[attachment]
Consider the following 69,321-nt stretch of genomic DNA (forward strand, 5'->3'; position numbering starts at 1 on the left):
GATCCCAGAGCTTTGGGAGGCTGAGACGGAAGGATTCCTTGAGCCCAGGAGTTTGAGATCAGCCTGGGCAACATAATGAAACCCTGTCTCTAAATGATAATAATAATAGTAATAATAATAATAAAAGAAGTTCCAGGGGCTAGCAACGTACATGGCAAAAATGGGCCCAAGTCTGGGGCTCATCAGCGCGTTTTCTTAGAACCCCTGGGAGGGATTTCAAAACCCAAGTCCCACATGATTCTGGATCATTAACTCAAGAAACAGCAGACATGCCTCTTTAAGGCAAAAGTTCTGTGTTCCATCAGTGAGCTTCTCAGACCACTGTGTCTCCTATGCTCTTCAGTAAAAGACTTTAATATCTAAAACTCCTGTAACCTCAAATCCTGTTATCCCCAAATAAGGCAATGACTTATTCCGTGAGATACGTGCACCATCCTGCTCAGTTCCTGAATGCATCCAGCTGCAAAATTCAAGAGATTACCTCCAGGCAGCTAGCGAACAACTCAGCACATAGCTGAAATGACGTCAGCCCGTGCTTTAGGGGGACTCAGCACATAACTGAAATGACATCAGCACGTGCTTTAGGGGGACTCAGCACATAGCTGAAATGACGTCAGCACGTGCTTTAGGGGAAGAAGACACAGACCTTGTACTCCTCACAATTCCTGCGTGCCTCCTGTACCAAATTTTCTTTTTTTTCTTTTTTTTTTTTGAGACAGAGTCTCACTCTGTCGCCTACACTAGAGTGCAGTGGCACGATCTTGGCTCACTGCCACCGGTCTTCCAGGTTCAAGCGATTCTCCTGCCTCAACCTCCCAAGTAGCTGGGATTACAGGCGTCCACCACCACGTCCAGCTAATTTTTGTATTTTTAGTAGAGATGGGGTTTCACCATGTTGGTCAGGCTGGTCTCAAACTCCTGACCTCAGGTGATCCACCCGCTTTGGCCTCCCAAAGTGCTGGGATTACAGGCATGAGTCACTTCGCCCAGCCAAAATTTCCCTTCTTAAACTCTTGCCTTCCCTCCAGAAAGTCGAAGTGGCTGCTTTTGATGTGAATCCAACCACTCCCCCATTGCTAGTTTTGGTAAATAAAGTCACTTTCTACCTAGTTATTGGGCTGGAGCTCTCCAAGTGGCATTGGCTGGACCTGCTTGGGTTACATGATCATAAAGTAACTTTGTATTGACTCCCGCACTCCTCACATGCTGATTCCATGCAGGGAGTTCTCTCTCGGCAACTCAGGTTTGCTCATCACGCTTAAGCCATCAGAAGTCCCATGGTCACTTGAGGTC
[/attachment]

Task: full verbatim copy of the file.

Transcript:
Consider the following 69,321-nt stretch of genomic DNA (forward strand, 5'->3'; position numbering starts at 1 on the left):
GATCCCAGAGCTTTGGGAGGCTGAGACGGAAGGATTCCTTGAGCCCAGGAGTTTGAGATCAGCCTGGGCAACATAATGAAACCCTGTCTCTAAATGATAATAATAATAGTAATAATAATAATAAAAGAAGTTCCAGGGGCTAGCAACGTACATGGCAAAAATGGGCCCAAGTCTGGGGCTCATCAGCGCGTTTTCTTAGAACCCCTGGGAGGGATTTCAAAACCCAAGTCCCACATGATTCTGGATCATTAACTCAAGAAACAGCAGACATGCCTCTTTAAGGCAAAAGTTCTGTGTTCCATCAGTGAGCTTCTCAGACCACTGTGTCTCCTATGCTCTTCAGTAAAAGACTTTAATATCTAAAACTCCTGTAACCTCAAATCCTGTTATCCCCAAATAAGGCAATGACTTATTCCGTGAGATACGTGCACCATCCTGCTCAGTTCCTGAATGCATCCAGCTGCAAAATTCAAGAGATTACCTCCAGGCAGCTAGCGAACAACTCAGCACATAGCTGAAATGACGTCAGCCCGTGCTTTAGGGGGACTCAGCACATAACTGAAATGACATCAGCACGTGCTTTAGGGGGACTCAGCACATAGCTGAAATGACGTCAGCACGTGCTTTAGGGGAAGAAGACACAGACCTTGTACTCCTCACAATTCCTGCGTGCCTCCTGTACCAAATTTTCTTTTTTTTCTTTTTTTTTTTTGAGACAGAGTCTCACTCTGTCGCCTACACTAGAGTGCAGTGGCACGATCTTGGCTCACTGCCACCGGTCTTCCAGGTTCAAGCGATTCTCCTGCCTCAACCTCCCAAGTAGCTGGGATTACAGGCGTCCACCACCACGTCCAGCTAATTTTTGTATTTTTAGTAGAGATGGGGTTTCACCATGTTGGTCAGGCTGGTCTCAAACTCCTGACCTCAGGTGATCCACCCGCTTTGGCCTCCCAAAGTGCTGGGATTACAGGCATGAGTCACTTCGCCCAGCCAAAATTTCCCTTCTTAAACTCTTGCCTTCCCTCCAGAAAGTCGAAGTGGCTGCTTTTGATGTGAATCCAACCACTCCCCCATTGCTAGTTTTGGTAAATAAAGTCACTTTCTACCTAGTTATTGGGCTGGAGCTCTCCAAGTGGCATTGGCTGGACCTGCTTGGGTTACATGATCATAAAGTAACTTTGTATTGACTCCCGCACTCCTCACATGCTGATTCCATGCAGGGAGTTCTCTCTCGGCAACTCAGGTTTGCTCATCACGCTTAAGCCATCAGAAGTCCCATGGTCACTTGAGGTC